Summer 2016 was an exciting time for the students of LCWA!
Aisha Gallion, double majoring in African American Studies and Anthropology, participated in the Moore Undergraduate Research Apprentice Program (MURAP) at the University of North Carolina at Chapel Hill. This program is a graduate-level research experience for highly talented undergraduate students from diverse backgrounds who are interested in pursuing doctorates in the humanities, social sciences or fine arts. Each summer MURAP selects 20 rising juniors and seniors in college to participate in their intensive, ten-week research experience. Aisha decided to research authenticity and masculinity in hip-hop beefs. She specifically, focused on the recent Drake and Meek Mill beef. Aisha submitted a paper titled, “Gettin’ Bodied by a Singin’ Nigga: What’s Really Real? Questioning Authenticity and Masculinity in the Drake and Meek Mill Beef”. She also presented her work to her cohort and other mentors (professors at UNC Chapel Hill).
Eden Katz, an International Studies and Public Health major, lived in Kampala, Uganda, on a Fulbright Scholarship while continuing to research her bachelor’s essay on early and forced marriage in conflict zones.
Hannah James, double majoring in Anthropology and Archeology, spent four weeks in residence at James Madison’s Montpelier, participating in an archaeological excavation. During this time, she was trained in various lab procedures and excavation methods, in part under the tutelage of Kristina Poston (BS Anthropology, Archaeology minor ’10). The focus for the season included the South Yard of the property, which housed the domestic enslaved individuals until the mid-19th century. The excavation was necessary in order to confirm evidence of a supposed structure and to understand its function and construction materials. The team gathered evidence on what life was like for the enslaved individuals living or working in the structure, and more broadly how that information tied into the lives of those living at Montpelier Plantation. Hannah reports that ‘I was given so many opportunities to excavate everything from brick foundations to delicate and fragile artifacts, trained in both lab and field techniques by some of the brightest minds in the discipline. It was truly a joy to spend a portion of my summer with Montpelier.’
Jonah Crisanti, a French Major and Archaeology minor, spent the summer in southern France, taking part in several excavations dating to the Paleolithic period. The experiences were arranged in collaboration with Evelyne Cregut-Bonnoure, Director of the Musée d’Histoire naturelle d’Avignon, and Drs. Bourdier (French) and Newhard (Archaeology). As a result of these experiences, Jonah developed not only a deep understanding of archaeological methods but also gained experience in the subtle intricacies of working and living within French society. He worked on two prehistoric cave-sites. The first, Tautavel, dated to 500 kya and focused upon exploring human and animal interactions. The second, Coulet des Roches, focused strictly on understanding the faunal record of the Palaeolithic circa 22 kya. Jonah reports that ‘On any given day, one was expected to dig, sift sediments, clean and mark findings, enter data in the computer, or cook for what was sometimes upwards of 30 people. Over the course of these internships, the chance to work overseas in a professional setting has been priceless.’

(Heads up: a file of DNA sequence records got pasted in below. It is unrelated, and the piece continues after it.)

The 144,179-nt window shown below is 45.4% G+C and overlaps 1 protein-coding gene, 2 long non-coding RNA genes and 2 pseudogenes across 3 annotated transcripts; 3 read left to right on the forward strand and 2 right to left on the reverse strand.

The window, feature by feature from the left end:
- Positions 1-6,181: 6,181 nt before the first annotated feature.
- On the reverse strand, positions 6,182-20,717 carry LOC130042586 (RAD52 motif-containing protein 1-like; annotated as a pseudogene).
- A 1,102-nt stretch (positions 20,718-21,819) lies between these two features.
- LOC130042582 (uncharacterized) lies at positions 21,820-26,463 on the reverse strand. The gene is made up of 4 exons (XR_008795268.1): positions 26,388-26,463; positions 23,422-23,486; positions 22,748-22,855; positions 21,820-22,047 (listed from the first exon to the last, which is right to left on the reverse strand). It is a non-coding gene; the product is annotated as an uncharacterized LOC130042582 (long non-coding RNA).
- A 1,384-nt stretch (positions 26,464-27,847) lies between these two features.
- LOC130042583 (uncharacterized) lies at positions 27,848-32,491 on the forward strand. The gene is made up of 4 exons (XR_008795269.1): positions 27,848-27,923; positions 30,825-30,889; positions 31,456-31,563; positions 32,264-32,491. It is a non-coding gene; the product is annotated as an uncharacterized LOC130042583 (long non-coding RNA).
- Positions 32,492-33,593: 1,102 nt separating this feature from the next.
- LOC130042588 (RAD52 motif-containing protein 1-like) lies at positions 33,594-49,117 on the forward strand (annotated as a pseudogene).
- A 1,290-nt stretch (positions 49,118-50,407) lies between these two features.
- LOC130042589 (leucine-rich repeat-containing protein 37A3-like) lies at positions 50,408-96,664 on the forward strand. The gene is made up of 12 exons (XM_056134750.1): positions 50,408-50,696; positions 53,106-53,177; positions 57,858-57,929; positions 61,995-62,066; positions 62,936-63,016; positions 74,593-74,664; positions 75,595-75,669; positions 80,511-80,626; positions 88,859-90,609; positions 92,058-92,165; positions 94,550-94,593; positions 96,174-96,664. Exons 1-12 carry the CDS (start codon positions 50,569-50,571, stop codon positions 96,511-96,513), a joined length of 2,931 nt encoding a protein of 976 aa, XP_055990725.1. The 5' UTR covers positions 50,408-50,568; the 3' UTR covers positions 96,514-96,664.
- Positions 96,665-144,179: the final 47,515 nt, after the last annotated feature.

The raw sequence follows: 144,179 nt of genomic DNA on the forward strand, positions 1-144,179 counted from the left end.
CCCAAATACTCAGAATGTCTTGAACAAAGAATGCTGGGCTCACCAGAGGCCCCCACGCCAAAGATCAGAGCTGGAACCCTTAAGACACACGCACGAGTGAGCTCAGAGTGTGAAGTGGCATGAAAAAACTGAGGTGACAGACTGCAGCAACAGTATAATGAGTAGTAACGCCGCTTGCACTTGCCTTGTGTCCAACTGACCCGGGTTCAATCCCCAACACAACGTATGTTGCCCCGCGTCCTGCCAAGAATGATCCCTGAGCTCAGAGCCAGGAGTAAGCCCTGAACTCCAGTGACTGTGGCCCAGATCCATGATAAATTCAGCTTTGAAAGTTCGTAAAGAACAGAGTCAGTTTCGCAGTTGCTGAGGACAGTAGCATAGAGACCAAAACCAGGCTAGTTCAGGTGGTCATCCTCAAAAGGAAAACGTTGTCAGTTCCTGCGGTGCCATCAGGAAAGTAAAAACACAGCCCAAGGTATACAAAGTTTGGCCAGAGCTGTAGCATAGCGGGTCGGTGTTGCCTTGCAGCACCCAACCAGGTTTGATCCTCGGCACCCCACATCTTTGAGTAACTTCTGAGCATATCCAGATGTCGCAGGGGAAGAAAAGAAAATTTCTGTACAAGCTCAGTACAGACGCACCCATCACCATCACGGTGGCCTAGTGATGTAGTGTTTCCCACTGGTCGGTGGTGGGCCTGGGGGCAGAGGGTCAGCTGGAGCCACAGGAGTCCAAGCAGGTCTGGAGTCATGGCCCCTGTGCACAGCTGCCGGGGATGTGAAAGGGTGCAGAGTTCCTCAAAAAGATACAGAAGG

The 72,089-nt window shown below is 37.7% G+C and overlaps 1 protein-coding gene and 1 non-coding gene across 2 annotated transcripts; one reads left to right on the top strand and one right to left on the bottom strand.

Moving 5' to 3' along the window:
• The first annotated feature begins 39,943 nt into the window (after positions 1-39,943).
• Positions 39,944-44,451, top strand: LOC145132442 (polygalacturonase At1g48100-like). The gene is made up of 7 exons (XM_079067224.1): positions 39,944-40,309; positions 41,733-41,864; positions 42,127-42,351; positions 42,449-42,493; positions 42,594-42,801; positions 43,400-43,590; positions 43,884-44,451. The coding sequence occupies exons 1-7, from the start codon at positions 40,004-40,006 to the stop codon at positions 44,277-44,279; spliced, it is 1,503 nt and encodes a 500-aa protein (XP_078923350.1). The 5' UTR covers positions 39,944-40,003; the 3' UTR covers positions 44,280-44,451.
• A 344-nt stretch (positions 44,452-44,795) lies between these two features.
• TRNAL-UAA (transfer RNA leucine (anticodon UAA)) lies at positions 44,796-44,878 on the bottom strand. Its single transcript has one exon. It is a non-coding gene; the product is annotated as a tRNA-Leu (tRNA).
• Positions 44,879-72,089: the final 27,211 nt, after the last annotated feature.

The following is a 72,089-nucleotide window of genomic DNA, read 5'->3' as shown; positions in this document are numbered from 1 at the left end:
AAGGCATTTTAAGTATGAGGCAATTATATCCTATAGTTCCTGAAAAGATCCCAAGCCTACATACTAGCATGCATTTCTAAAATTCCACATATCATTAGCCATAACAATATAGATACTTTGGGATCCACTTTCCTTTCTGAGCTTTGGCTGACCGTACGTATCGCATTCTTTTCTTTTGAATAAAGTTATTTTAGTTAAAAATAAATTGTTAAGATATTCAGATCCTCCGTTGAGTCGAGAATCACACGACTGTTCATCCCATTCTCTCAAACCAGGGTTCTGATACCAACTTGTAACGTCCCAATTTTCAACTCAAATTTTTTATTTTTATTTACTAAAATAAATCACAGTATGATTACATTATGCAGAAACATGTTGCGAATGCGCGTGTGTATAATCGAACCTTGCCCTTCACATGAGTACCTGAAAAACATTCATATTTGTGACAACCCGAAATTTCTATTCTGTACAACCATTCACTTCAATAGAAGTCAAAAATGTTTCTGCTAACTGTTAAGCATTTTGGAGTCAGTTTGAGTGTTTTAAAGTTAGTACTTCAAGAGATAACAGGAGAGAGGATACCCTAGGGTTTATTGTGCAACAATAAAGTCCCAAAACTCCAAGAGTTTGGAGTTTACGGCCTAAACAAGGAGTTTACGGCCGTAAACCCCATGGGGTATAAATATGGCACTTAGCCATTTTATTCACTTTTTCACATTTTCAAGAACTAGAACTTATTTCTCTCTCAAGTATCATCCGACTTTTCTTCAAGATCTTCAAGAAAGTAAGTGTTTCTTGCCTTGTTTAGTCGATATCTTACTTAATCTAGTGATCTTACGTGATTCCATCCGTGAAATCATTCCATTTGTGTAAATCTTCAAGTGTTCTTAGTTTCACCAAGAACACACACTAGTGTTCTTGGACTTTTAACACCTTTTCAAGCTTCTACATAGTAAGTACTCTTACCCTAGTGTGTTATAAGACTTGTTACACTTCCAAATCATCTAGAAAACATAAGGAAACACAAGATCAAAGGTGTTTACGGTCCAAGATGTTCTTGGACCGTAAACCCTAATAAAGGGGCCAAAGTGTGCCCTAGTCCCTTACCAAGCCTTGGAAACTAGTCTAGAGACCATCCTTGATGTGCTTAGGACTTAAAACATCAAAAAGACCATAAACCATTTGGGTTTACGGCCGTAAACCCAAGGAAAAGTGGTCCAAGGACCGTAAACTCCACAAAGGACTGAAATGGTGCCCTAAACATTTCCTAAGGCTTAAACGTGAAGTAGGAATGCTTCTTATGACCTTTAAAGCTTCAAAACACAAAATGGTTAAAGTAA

Melaina Castengera, an International Business major minoring in European Studies and German Studies, participated in the Department of German and Russian Studies’ internship program. She found a role for herself with global fragrances firm Symrise where she’s engaged in a variety of duties from financial business planning to technical marketing for aroma molecules. “I’ve been consolidating the company’s competitor profiles,” explains Castengera, “and I have participated in an audit with a Japanese pharmaceuticals client as well. I attend meetings with the technical marketing manager where discussions are held in German regarding the portfolio of products, the planning process and strategies.” Castengera says she sought this internship as a way of distinguishing herself from her peers. “So far, this has been one of the most educational experiences of my college career.”
Morgan Larimer, double majoring in International Studies and Biology as well as minoring in Enviromental Studies, has been awarded the prestigious Rotary Scholarship. After she graduates in May 2017 she will attend King’s College London for an MS. This is the 10th National Competitive Award that members of the International Scholars have received.
Rachel Taylor, an International Studies and Political Science major with a minor in Spanish, lived and studied in Mexico through the Fulbright English Teaching Assistantship Program mentoring local youth.
Sherwan Saraf, an International Studies Major and German Minor, received an internship with Mercedes Benz Vans upon returning from a semester in Bamberg Germany.